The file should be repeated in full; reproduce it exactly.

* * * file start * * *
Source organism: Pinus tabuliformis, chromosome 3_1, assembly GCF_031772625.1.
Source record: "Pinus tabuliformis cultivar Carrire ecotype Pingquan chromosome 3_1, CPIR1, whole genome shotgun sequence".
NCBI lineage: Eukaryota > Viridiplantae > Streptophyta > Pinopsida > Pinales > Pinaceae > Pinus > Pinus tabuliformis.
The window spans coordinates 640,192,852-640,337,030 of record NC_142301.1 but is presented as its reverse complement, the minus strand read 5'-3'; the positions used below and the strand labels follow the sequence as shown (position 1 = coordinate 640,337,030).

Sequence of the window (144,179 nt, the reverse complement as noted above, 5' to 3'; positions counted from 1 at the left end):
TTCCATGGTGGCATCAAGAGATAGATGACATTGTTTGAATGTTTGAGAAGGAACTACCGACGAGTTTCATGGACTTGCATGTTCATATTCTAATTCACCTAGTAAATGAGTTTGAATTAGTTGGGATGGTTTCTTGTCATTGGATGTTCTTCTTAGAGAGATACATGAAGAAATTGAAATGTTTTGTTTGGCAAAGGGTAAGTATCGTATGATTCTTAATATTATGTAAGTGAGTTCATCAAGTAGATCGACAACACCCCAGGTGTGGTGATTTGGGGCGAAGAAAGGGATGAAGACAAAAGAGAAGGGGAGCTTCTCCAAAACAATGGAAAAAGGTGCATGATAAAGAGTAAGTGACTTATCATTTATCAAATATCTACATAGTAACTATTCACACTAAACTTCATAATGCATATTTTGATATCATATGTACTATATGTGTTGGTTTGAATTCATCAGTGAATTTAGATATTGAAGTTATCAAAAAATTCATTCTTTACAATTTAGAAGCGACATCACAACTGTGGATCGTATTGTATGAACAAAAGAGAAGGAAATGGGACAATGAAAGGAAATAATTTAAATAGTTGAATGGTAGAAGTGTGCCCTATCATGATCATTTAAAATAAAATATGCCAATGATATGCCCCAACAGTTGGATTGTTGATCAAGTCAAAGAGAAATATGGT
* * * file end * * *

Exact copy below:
Source organism: Pinus tabuliformis, chromosome 3_1, assembly GCF_031772625.1.
Source record: "Pinus tabuliformis cultivar Carrire ecotype Pingquan chromosome 3_1, CPIR1, whole genome shotgun sequence".
NCBI lineage: Eukaryota > Viridiplantae > Streptophyta > Pinopsida > Pinales > Pinaceae > Pinus > Pinus tabuliformis.
The window spans coordinates 640,192,852-640,337,030 of record NC_142301.1 but is presented as its reverse complement, the minus strand read 5'-3'; the positions used below and the strand labels follow the sequence as shown (position 1 = coordinate 640,337,030).

Sequence of the window (144,179 nt, the reverse complement as noted above, 5' to 3'; positions counted from 1 at the left end):
TTCCATGGTGGCATCAAGAGATAGATGACATTGTTTGAATGTTTGAGAAGGAACTACCGACGAGTTTCATGGACTTGCATGTTCATATTCTAATTCACCTAGTAAATGAGTTTGAATTAGTTGGGATGGTTTCTTGTCATTGGATGTTCTTCTTAGAGAGATACATGAAGAAATTGAAATGTTTTGTTTGGCAAAGGGTAAGTATCGTATGATTCTTAATATTATGTAAGTGAGTTCATCAAGTAGATCGACAACACCCCAGGTGTGGTGATTTGGGGCGAAGAAAGGGATGAAGACAAAAGAGAAGGGGAGCTTCTCCAAAACAATGGAAAAAGGTGCATGATAAAGAGTAAGTGACTTATCATTTATCAAATATCTACATAGTAACTATTCACACTAAACTTCATAATGCATATTTTGATATCATATGTACTATATGTGTTGGTTTGAATTCATCAGTGAATTTAGATATTGAAGTTATCAAAAAATTCATTCTTTACAATTTAGAAGCGACATCACAACTGTGGATCGTATTGTATGAACAAAAGAGAAGGAAATGGGACAATGAAAGGAAATAATTTAAATAGTTGAATGGTAGAAGTGTGCCCTATCATGATCATTTAAAATAAAATATGCCAATGATATGCCCCAACAGTTGGATTGTTGATCAAGTCAAAGAGAAATATGGT